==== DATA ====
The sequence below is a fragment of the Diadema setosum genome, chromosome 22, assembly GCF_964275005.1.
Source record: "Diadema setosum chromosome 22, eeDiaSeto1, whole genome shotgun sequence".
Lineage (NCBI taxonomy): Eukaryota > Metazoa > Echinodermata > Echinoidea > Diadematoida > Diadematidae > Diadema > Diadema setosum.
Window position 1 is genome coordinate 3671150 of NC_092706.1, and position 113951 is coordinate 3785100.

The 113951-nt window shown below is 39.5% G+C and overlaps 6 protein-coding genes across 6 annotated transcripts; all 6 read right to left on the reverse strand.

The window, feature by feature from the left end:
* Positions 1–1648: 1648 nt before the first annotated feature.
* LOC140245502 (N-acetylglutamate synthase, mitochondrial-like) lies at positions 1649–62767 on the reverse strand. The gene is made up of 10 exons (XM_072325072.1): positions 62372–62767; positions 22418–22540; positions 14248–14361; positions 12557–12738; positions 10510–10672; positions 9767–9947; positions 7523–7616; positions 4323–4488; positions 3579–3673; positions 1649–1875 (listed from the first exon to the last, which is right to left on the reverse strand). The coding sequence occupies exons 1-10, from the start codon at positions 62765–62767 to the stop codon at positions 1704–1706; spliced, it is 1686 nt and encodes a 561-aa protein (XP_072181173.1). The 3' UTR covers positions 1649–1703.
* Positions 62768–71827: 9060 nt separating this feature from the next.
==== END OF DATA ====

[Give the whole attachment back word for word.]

The sequence below is a fragment of the Diadema setosum genome, chromosome 22, assembly GCF_964275005.1.
Source record: "Diadema setosum chromosome 22, eeDiaSeto1, whole genome shotgun sequence".
Lineage (NCBI taxonomy): Eukaryota > Metazoa > Echinodermata > Echinoidea > Diadematoida > Diadematidae > Diadema > Diadema setosum.
Window position 1 is genome coordinate 3671150 of NC_092706.1, and position 113951 is coordinate 3785100.

The 113951-nt window shown below is 39.5% G+C and overlaps 6 protein-coding genes across 6 annotated transcripts; all 6 read right to left on the reverse strand.

The window, feature by feature from the left end:
* Positions 1–1648: 1648 nt before the first annotated feature.
* LOC140245502 (N-acetylglutamate synthase, mitochondrial-like) lies at positions 1649–62767 on the reverse strand. The gene is made up of 10 exons (XM_072325072.1): positions 62372–62767; positions 22418–22540; positions 14248–14361; positions 12557–12738; positions 10510–10672; positions 9767–9947; positions 7523–7616; positions 4323–4488; positions 3579–3673; positions 1649–1875 (listed from the first exon to the last, which is right to left on the reverse strand). The coding sequence occupies exons 1-10, from the start codon at positions 62765–62767 to the stop codon at positions 1704–1706; spliced, it is 1686 nt and encodes a 561-aa protein (XP_072181173.1). The 3' UTR covers positions 1649–1703.
* Positions 62768–71827: 9060 nt separating this feature from the next.